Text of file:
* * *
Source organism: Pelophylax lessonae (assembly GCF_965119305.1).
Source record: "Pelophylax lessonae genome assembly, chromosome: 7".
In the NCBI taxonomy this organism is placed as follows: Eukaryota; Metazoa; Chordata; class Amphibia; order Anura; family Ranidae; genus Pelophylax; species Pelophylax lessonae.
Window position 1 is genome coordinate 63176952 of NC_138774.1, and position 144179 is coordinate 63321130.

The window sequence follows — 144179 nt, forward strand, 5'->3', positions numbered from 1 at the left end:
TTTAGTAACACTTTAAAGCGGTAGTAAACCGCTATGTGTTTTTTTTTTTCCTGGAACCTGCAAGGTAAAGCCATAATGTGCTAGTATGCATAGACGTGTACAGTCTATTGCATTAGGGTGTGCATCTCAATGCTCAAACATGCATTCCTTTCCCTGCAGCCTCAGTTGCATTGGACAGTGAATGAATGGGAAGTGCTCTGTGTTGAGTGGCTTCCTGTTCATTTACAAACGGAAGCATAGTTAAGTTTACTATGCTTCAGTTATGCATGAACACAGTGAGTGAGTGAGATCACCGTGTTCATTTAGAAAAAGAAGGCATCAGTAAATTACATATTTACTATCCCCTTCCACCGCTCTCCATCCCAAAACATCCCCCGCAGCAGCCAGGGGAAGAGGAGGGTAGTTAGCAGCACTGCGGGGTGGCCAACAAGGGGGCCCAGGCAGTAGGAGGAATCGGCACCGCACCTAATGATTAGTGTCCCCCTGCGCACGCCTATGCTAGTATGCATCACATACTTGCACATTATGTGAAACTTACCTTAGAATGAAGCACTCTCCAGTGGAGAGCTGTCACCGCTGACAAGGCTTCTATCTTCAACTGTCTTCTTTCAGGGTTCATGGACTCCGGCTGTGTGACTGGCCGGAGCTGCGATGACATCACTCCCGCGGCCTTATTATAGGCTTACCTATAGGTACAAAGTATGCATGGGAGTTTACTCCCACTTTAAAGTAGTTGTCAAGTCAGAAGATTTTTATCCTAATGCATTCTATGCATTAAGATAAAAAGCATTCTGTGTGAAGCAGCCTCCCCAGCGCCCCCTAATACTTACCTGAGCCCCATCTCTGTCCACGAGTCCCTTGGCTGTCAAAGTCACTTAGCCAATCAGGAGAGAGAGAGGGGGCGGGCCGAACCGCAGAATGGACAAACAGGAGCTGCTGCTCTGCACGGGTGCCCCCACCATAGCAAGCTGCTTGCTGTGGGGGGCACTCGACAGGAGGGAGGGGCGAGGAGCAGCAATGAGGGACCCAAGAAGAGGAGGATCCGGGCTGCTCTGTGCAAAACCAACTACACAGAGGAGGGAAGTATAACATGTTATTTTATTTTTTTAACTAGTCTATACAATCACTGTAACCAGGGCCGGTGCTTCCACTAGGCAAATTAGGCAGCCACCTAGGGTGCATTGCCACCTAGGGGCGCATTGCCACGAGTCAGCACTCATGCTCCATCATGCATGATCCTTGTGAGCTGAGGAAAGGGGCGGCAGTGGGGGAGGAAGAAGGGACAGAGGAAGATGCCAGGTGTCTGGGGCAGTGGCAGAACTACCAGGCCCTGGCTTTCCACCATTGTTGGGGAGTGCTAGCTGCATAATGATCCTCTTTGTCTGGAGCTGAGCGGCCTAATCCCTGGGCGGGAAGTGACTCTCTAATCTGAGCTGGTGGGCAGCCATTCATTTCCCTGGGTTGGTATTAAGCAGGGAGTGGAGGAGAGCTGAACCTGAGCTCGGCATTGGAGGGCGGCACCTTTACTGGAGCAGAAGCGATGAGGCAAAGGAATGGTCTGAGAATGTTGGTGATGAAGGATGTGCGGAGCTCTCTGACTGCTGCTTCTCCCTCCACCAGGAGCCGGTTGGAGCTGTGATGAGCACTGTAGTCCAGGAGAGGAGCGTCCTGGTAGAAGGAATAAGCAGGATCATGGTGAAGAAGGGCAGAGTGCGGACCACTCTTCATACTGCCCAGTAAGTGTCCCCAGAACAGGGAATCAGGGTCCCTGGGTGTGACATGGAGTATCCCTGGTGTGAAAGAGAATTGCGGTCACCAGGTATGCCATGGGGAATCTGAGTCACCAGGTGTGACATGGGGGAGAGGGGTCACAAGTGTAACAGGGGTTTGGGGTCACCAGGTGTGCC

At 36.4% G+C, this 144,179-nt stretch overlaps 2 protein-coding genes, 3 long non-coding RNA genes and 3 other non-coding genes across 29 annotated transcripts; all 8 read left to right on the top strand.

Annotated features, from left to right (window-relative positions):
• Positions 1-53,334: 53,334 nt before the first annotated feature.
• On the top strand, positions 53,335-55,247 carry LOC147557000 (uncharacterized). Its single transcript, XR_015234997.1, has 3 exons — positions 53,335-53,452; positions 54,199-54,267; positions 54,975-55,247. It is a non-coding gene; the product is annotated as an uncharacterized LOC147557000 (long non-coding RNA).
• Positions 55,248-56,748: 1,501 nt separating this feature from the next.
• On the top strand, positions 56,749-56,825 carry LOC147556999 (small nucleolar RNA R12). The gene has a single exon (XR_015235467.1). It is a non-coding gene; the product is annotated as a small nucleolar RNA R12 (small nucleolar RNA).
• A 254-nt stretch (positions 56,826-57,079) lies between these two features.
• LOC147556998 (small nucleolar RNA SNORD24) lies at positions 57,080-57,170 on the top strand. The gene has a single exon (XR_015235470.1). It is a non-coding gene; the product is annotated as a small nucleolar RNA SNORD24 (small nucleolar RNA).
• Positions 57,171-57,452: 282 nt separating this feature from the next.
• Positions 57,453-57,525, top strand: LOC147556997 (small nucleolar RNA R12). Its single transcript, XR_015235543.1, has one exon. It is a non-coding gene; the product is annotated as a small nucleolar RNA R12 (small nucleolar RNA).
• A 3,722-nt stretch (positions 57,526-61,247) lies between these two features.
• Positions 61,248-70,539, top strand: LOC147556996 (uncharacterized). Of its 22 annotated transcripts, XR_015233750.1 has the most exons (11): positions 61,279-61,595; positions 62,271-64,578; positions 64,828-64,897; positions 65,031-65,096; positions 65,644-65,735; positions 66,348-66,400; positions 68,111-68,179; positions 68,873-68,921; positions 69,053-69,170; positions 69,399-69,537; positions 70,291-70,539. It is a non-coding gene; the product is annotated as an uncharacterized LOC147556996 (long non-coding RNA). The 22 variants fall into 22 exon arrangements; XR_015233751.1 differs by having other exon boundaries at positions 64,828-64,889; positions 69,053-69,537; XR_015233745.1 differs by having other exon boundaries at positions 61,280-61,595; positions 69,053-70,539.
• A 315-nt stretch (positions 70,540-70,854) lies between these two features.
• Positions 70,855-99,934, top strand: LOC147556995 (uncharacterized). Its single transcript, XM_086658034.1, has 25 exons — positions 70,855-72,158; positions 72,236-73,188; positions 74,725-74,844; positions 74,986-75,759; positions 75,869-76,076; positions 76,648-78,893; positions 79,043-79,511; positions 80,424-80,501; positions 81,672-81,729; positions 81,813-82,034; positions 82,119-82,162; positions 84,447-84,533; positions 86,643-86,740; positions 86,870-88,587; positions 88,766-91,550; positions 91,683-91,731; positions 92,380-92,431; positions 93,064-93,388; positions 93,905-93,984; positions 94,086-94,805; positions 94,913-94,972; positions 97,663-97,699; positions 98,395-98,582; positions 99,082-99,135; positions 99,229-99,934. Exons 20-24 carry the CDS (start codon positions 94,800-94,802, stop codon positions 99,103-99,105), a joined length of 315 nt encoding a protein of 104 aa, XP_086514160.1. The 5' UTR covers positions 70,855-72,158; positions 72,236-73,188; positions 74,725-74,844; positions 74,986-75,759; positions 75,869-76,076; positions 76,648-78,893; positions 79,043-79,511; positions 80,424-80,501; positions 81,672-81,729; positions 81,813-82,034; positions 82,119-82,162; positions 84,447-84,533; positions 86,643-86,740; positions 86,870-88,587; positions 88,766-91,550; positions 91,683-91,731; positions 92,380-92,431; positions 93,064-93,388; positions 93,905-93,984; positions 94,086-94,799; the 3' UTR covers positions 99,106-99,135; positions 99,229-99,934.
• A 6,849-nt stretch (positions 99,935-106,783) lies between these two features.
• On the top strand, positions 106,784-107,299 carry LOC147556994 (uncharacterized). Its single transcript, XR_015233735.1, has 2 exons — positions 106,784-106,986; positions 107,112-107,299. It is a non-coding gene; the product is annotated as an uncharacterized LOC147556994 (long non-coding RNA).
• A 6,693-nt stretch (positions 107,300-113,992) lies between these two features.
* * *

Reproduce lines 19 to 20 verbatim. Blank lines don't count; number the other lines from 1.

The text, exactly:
• A 315-nt stretch (positions 70,540-70,854) lies between these two features.
• Positions 70,855-99,934, top strand: LOC147556995 (uncharacterized). Its single transcript, XM_086658034.1, has 25 exons — positions 70,855-72,158; positions 72,236-73,188; positions 74,725-74,844; positions 74,986-75,759; positions 75,869-76,076; positions 76,648-78,893; positions 79,043-79,511; positions 80,424-80,501; positions 81,672-81,729; positions 81,813-82,034; positions 82,119-82,162; positions 84,447-84,533; positions 86,643-86,740; positions 86,870-88,587; positions 88,766-91,550; positions 91,683-91,731; positions 92,380-92,431; positions 93,064-93,388; positions 93,905-93,984; positions 94,086-94,805; positions 94,913-94,972; positions 97,663-97,699; positions 98,395-98,582; positions 99,082-99,135; positions 99,229-99,934. Exons 20-24 carry the CDS (start codon positions 94,800-94,802, stop codon positions 99,103-99,105), a joined length of 315 nt encoding a protein of 104 aa, XP_086514160.1. The 5' UTR covers positions 70,855-72,158; positions 72,236-73,188; positions 74,725-74,844; positions 74,986-75,759; positions 75,869-76,076; positions 76,648-78,893; positions 79,043-79,511; positions 80,424-80,501; positions 81,672-81,729; positions 81,813-82,034; positions 82,119-82,162; positions 84,447-84,533; positions 86,643-86,740; positions 86,870-88,587; positions 88,766-91,550; positions 91,683-91,731; positions 92,380-92,431; positions 93,064-93,388; positions 93,905-93,984; positions 94,086-94,799; the 3' UTR covers positions 99,106-99,135; positions 99,229-99,934.